There has been much discussion in the evangelical world about the call to radical discipleship. Perhaps it began with Matthew Lee Anderson’s corrective to books by men like David Platt, Francis Chan, and others. I thought Matt’s piece was very helpful. On other hand, I have also been encouraged by the books and movements Anderson sought to correct. David Platt and Francis Chan and others are right in pushing the American church from it’s lethargy, of echoing Jesus call to radical discipleship.
Where the conversation, I think, is unhelpful is when it devolved into a sort of mockery of some of the radical message. I felt Anthony Bradley’s piece in World was unfair and, at times, snarky and dismissive of genuine attempts at Christian faithfulness. I also disliked Erick Erickson’s piece, which demonstrated a sort of dismissive, broad-brush approach to Christian’s answer the call to go serve Christ in hard places.
The problem, sometimes, with our discussions and our movements is that we embrace some wild, reactionary pendulum swings. I’m disturbed by this. I think it reflects our inability to embrace tension. The Scriptures are full of seemingly competing ideas that are not meant to be resolved or “won.” They are meant to be embraced as they are. One of these is the two , side-by-side ideas that form the basis of the “Radical” conversation.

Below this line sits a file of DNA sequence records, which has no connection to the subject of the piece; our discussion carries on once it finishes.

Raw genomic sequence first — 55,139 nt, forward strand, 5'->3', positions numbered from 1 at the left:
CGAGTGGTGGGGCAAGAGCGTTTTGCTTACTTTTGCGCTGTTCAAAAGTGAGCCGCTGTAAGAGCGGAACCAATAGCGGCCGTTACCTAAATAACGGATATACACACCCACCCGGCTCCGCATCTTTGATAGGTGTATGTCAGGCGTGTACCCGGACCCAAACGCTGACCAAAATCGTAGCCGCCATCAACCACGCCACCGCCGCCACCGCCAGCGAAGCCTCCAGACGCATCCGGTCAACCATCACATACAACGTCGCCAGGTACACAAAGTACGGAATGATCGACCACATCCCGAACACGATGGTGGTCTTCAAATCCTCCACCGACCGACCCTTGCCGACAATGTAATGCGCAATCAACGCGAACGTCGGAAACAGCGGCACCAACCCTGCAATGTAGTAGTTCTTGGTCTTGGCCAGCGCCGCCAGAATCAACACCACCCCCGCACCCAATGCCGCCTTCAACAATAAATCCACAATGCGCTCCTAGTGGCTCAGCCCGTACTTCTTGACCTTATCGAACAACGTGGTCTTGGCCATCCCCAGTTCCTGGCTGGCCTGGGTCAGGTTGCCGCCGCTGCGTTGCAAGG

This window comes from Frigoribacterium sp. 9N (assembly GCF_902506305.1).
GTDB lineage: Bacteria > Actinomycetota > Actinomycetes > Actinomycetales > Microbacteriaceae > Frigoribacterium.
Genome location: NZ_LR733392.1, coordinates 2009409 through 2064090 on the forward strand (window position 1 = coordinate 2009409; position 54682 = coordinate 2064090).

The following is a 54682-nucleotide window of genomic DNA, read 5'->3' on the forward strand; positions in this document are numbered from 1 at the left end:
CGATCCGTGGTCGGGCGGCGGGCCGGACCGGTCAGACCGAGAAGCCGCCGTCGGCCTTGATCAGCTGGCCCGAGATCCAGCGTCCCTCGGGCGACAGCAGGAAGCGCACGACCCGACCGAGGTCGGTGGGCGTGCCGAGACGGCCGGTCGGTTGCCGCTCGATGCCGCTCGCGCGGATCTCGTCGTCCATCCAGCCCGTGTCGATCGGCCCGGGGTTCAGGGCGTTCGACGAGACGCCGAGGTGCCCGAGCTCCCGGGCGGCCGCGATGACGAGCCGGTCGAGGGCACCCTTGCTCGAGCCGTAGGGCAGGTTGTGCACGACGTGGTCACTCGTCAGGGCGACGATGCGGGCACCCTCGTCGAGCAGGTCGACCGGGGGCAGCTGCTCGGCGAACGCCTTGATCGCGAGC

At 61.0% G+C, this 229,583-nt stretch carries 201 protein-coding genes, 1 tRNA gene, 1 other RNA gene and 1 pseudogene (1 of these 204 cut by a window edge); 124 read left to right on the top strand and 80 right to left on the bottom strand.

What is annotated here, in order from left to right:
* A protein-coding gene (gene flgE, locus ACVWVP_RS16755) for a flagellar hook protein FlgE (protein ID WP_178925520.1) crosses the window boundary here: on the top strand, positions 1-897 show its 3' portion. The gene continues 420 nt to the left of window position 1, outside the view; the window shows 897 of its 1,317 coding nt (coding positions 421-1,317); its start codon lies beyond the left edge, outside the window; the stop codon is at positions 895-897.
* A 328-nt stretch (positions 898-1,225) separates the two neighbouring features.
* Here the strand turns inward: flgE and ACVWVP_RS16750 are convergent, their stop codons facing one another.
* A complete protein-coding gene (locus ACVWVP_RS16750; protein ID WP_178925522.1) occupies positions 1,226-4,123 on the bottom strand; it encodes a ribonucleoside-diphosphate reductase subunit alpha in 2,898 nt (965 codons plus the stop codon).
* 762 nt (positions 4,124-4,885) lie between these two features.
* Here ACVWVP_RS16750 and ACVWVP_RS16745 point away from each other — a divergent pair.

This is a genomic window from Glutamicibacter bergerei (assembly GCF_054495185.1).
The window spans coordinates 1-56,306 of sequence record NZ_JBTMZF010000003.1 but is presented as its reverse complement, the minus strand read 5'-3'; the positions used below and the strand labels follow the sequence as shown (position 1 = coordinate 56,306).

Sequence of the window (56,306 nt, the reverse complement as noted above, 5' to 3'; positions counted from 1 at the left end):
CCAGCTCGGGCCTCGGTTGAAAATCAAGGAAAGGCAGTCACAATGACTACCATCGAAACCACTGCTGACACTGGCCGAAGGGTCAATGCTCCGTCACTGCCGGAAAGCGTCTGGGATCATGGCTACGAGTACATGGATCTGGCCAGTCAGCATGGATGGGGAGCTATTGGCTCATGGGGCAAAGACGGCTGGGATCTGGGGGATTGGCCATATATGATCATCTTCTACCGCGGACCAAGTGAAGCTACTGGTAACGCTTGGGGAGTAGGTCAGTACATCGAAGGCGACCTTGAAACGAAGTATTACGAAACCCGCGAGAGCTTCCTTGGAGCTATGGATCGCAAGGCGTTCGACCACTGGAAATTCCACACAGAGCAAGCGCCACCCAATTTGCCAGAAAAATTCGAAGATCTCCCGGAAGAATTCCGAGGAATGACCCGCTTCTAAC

On the one hand, Jesus calls us to sacrificial, out-of-the-ordinary, commitment to His call. He calls us to suffer and to die. He calls us to give up what is precious. He calls us to be his emissaries to the hard and difficult places of the world, to permeate all corners of the globe with His love.
And yet, we are called to a sort of ordinariness. A sort of faithful, anonymous regular living. We are to fulfill our unique vocations, based on the set of talents, gifts, and opportunities He has given us. We’re called not simply to be pastors or missionaries in far-flung places, we’re called to faithful living at home, in ordinary vocations, because the actual work we produce honors God as the Creator. We reflect him when we do good work.
These two realities do not have to compete. So why do they? Well I think we have two problems inherent in a depraved nature. First is the temptation to hold ourselves in higher esteem than our neighbors. So the call God has given to me has to be the call God gives everyone and so we look down on those with differing vocations and choices. The guy who moves his family into the inner city might think Christians in the suburbs are not living out fully the mission of Christ. And the suburban guy might think the city-dweller is just a bit grandstanding with his big ‘save-the-city’ mission. Both suffer from judgmentalism. We can easily become legalistic and make our choices the norm for everyone around us.
Secondly, we tend to justify our own choices and comforts. So our reaction to reading a book like Radical might be to mask the conviction of the Spirit with a sort of mockery. I know this attitude well as a long-time Christian. I remember growing up and looking friends who took their Christian commitment a bit too seriously. The easiest thing, when you are seriously challenged, is to respond with mockery and self-justification.